De Blasio called for "Asian hate" to stop now.
"We will not accept hatred in New York City," he said.
The mayor also referenced a deadly incident that recently happened in California.
"We saw a man killed in San Francisco, killed for walking down the street because of who he was," he said.
De Blasio accused former President Donald Trump that he "built and fomented" the hatred.
"People told to hate each other in a crisis where we need each other," he said. "We need to love each other and support each other."
Other New York City officials who were in attendance included Sen. Charles Schumer, Attorney General Letitia James and more.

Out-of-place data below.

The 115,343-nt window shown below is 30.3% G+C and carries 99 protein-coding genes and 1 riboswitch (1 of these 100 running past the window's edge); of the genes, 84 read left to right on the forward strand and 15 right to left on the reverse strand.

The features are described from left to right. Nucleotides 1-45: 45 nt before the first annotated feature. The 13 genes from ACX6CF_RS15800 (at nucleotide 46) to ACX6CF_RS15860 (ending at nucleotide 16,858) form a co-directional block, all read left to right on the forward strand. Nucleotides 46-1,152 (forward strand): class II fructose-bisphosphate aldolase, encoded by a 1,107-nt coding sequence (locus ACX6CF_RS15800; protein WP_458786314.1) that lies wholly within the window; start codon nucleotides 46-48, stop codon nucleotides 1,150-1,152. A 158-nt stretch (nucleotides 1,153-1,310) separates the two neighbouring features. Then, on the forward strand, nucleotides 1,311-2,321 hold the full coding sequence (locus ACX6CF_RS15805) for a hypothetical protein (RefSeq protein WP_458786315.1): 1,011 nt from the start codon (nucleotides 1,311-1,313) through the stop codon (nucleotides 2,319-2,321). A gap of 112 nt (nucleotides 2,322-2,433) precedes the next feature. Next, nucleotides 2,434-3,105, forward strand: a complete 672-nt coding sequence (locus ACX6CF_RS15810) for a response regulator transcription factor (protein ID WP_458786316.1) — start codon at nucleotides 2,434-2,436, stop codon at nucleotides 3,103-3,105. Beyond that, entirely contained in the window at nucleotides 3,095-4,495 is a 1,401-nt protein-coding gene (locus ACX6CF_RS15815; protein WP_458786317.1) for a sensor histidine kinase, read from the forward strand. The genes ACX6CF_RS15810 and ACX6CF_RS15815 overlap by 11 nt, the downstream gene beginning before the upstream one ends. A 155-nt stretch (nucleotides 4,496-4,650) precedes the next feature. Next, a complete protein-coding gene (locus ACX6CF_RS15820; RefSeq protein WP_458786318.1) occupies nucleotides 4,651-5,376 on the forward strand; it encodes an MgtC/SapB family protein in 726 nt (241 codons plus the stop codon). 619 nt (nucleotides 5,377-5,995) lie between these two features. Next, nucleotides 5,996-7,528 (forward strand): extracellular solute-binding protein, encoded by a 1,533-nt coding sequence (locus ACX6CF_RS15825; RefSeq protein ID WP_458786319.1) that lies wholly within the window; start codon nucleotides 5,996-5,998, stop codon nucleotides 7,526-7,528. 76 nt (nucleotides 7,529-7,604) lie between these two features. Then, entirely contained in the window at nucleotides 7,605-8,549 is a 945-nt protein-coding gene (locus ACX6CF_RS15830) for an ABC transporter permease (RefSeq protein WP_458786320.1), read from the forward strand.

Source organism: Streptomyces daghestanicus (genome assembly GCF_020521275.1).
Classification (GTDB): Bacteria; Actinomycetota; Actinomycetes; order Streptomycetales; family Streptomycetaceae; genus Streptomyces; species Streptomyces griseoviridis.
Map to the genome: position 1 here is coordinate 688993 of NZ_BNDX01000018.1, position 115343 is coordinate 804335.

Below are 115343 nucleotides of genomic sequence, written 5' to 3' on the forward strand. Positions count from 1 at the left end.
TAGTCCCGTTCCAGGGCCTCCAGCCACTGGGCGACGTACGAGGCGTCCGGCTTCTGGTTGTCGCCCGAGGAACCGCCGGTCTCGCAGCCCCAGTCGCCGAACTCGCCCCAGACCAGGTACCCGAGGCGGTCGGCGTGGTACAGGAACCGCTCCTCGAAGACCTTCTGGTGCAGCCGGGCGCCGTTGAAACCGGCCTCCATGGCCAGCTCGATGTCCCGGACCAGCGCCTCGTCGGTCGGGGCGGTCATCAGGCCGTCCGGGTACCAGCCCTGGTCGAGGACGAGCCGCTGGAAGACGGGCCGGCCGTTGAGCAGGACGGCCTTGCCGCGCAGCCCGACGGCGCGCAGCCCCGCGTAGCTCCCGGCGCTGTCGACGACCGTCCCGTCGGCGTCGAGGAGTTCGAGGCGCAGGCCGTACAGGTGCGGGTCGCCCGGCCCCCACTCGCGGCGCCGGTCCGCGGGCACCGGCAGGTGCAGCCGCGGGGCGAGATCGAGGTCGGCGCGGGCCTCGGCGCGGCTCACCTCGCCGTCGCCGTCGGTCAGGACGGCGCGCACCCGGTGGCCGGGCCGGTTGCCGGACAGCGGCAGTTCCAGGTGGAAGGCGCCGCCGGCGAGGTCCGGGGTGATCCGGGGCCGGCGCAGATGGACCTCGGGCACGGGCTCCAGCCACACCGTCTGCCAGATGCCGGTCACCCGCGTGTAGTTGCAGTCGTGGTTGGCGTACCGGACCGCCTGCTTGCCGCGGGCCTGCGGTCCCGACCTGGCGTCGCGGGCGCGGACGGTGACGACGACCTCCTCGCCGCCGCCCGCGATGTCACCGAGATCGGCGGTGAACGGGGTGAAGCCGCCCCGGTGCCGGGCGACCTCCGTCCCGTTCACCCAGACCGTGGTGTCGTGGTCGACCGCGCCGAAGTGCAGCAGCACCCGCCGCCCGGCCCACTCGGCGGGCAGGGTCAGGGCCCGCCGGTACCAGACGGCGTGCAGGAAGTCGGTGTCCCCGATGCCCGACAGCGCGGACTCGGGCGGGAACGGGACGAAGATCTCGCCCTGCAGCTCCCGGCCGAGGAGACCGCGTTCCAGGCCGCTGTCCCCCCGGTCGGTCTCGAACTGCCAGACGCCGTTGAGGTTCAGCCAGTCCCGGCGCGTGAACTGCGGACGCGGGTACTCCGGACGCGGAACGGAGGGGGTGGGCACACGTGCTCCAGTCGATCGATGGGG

The latest reported incident took place Thursday night in Chinatown when a 36-year-old Asian American man was stabbed with an eight-inch kitchen knife on Worth Street.
That unprovoked attack like others before it are prompting fears among a frightened community to venture outside alone.
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On Tuesday, Mayor Bill de Blasio and other officials spoke out about the city's renewed effort to confront hate crimes against Asians.
"Every community suffered, but there's been a particular pain, a particular horrible challenge, faced by the Asian American community," de Blasio said. "Because on top of all the suffering from the coronavirus itself, on top of losing loved ones losing businesses, people have had to confront horrible discrimination and hatred."
The Asian Hate Crime Task Force is focusing on the entire city, but they will pay particular attention to the subways after a rash of incidents in the transit system.
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